But even should single-payer somewhat ameliorate the economic stranglehold of Big Pharma, it doesn't do much to alter two other pressing issues: First is the philosophy of drug design, which, in fact, reflects essential problems in how humanity interacts with Nature. Second, is the relative absence of an independently functioning physician class, behaving like the clinical scientists for which---supposedly---their medical education prepares them.
"Like finding a particular snowflake," goes a radio commercial by one of the major pharmaceutical companies, touting the creativity of its researchers in discovering one new antibiotic after another. For just after they've discovered one, they remind us, those clever bacteria set right about genetically mutating to develop resistance. What they don't tell you---don't dare make you more-cognizant of, particularly if you're a religious fundamentalist who detests micro-evolutionary theory---is that the antibiotic immediately begins to select for resistant bacteria almost as a side-effect of its very discovery.
"But the war never ends," as the commercial tells it.
Paradoxically, the problem is that very solution---seeing it as a war, wherein the bacteria's metabolism must be clubbed to death like a baby seal's. The whole concept of discovering chemical after chemical to which bacteria develop resistance should tell us that Nature is much more clever at adapting chemistry than the biochemists who toil for their daily bread in the laboratories of Big Pharma; that, in fact, it's the war ethos that comprises the problem. A much more propitious avenue, for example, might be to place more emphasis on developing drugs that might bolster the efficacy of one's anti-bacterial immune system responses. But of course, we all know the problem there---much, much less repeat business. Lower profits.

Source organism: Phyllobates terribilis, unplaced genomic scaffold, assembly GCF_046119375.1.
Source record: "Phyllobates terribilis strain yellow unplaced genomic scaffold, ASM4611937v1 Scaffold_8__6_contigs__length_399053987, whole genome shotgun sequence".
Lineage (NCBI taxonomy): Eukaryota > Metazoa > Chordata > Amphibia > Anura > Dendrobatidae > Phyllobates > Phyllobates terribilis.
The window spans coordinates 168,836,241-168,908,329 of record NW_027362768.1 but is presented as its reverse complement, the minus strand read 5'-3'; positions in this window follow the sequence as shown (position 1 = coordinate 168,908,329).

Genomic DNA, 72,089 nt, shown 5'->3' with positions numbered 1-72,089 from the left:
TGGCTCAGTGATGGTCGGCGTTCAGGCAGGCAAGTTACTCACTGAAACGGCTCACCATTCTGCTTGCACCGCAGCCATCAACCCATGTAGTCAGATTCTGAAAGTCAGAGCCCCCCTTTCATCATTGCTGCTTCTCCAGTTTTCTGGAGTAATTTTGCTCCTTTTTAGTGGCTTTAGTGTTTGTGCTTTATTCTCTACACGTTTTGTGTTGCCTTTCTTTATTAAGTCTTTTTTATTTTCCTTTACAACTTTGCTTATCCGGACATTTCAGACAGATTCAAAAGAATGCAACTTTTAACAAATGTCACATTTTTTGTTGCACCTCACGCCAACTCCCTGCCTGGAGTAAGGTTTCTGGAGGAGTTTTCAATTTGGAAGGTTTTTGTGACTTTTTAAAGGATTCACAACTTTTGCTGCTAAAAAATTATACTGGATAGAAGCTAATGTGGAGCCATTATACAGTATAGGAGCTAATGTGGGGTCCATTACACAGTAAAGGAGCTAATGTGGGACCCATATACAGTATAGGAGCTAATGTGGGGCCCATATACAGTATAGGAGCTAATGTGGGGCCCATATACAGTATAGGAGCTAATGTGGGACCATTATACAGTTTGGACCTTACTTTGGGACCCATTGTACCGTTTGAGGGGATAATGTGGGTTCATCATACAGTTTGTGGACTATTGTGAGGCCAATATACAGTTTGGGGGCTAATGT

How many of us really believe that rather than simply absorbing the raps and the wrappings of the endless parade of drug reps, that our family practitioners are burning the midnight oil studying the clinical literature, searching for glitches in the data that might, for example, identify Vioxx as having a high probability of serious side-effects---even assuming that the drug companies would actually publish the correct clinical data. Sorry, John Q. Patient, that's, for the most part, just not happening. Although they make a better living than most of the rest of us, life for your family practitioner is just too short and just too crowded. The system's not set up to work that way.
Parenthetically, an even better example than Vioxx is the Ortho Evra patch, where, apparently, the actual clinical data was available: a 60% higher steady-state estrogen level than for the pill. In light of estrogen's known side-effects, this fact, alone should have triggered a high-percentage of MDs to get mighty suspicious about possible side-effects like heart attack and stroke. In a system where those sorts of suspicions had to mostly await the death of otherwise healthy women in their twenties, something about the basic mode of primary-practitioner functioning is very very wrong.